ANCHORAGE - Thousands of veterans living in rural Alaska have no access to standard health care from the Veterans Administration, according to testimony at a congressional hearing last week.
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The longstanding problem has returned to the fore as injured veterans return from Iraq and Afghanistan.
"Some of our returning troops from Vietnam survived the bullets of the other side - only to be killed by the bullets of red tape," said Alaska Federation of Natives vice president Nelson Angapak, who served in the military during the Vietnam War. "The VA has absolutely no presence in rural Alaska. Absolutely none."
There are about 6,000 Alaska Native veterans statewide, most of whom live far from the road system and from standard VA health care in Anchorage, Fairbanks and the Kenai Peninsula.
Some rural veterans have to pay as much as $1,000 to fly from their villages to Anchorage and back simply to get a check-up, said 1st Sgt. John Flynn, a member of the Alaska Army National Guard unit based in Bethel.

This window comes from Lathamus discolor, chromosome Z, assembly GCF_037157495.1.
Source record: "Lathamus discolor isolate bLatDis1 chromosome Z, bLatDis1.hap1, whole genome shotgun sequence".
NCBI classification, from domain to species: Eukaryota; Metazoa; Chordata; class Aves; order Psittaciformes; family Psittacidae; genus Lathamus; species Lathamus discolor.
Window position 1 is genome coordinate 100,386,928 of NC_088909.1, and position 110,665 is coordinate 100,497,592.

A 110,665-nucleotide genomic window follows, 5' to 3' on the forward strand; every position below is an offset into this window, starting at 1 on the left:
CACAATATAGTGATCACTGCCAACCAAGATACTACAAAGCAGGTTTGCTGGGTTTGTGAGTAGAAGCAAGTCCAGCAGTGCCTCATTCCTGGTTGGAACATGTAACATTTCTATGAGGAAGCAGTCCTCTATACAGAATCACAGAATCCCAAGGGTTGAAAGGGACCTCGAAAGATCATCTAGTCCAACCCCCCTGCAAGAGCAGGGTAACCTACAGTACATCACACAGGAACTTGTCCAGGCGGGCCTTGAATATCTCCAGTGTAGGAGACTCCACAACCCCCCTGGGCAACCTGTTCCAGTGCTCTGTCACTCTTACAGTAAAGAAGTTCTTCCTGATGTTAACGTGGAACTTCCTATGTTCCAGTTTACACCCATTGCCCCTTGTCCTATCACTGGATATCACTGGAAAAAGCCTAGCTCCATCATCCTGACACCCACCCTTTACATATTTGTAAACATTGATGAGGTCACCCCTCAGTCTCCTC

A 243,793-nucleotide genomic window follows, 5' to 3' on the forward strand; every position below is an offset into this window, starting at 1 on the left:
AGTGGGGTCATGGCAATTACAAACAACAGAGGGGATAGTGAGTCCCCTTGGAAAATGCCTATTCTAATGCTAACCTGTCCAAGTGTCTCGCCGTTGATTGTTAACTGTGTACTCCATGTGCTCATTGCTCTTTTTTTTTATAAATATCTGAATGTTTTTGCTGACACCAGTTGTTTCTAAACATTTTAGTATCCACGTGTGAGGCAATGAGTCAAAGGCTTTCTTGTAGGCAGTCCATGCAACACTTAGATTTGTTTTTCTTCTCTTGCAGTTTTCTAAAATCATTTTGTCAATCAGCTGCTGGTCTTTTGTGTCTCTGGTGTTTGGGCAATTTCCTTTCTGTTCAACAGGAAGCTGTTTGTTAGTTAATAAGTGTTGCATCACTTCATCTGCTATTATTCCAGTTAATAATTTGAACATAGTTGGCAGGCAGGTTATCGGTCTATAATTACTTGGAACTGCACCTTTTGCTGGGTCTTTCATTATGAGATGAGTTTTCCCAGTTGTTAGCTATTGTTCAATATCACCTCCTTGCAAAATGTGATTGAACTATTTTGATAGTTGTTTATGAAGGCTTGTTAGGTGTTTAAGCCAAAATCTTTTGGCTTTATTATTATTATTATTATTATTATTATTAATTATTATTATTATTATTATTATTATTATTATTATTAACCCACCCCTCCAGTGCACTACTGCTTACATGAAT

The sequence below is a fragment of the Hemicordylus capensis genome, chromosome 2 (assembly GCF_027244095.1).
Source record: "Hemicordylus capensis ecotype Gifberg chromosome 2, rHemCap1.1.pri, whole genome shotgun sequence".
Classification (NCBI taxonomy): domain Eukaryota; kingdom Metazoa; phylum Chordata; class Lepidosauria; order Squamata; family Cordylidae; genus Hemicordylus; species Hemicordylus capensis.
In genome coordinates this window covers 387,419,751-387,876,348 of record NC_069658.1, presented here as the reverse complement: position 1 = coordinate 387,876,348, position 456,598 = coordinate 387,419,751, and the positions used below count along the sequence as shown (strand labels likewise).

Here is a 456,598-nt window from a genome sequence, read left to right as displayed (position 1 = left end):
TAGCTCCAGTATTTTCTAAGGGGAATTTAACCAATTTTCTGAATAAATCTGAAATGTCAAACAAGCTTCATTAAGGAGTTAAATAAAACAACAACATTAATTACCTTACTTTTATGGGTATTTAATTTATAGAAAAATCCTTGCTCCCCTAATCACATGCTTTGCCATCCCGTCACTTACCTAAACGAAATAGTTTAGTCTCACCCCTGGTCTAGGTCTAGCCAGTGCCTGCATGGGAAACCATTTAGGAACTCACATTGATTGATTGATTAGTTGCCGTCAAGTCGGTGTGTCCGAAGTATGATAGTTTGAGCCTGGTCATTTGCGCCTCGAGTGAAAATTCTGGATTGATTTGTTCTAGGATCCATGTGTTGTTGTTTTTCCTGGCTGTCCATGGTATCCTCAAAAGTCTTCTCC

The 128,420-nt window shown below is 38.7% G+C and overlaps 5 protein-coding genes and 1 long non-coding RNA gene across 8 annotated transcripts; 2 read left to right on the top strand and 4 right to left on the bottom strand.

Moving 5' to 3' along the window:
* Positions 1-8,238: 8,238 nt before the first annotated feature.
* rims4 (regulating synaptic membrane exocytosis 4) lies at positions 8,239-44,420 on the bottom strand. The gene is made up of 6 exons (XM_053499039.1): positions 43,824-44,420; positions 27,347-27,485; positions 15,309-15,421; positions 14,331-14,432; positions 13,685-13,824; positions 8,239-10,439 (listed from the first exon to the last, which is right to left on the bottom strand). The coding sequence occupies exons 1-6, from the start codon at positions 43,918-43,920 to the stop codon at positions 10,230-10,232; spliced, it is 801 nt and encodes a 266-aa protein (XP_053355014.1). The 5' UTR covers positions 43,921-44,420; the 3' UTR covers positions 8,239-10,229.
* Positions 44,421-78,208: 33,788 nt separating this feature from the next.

The VA is trying hard to change that situation, said Alexander Spector, director of the Alaska VA Healthcare System.
His agency recently signed a memo of understanding with the state to ensure "seamless delivery of health care services to rural veterans" in Alaska, including the creation of mobile outreach teams.
More money has been appropriated to pay for transportation from rural areas, Spector said. Currently, those payments are only available to certain disabled veterans who earn less than $12,000 a year.
U.S. Sen. Lisa Murkowski said she thought it would be "prudent" for the VA to partner with the Alaska Native Tribal Health Consortium and urged Spector to communicate that need to other high officials in the VA system.
"We need them to get the picture," Murkowski said, "so we can get the funding."
The consortium runs 180 small village health centers around the state, said director Valerie Davidson.
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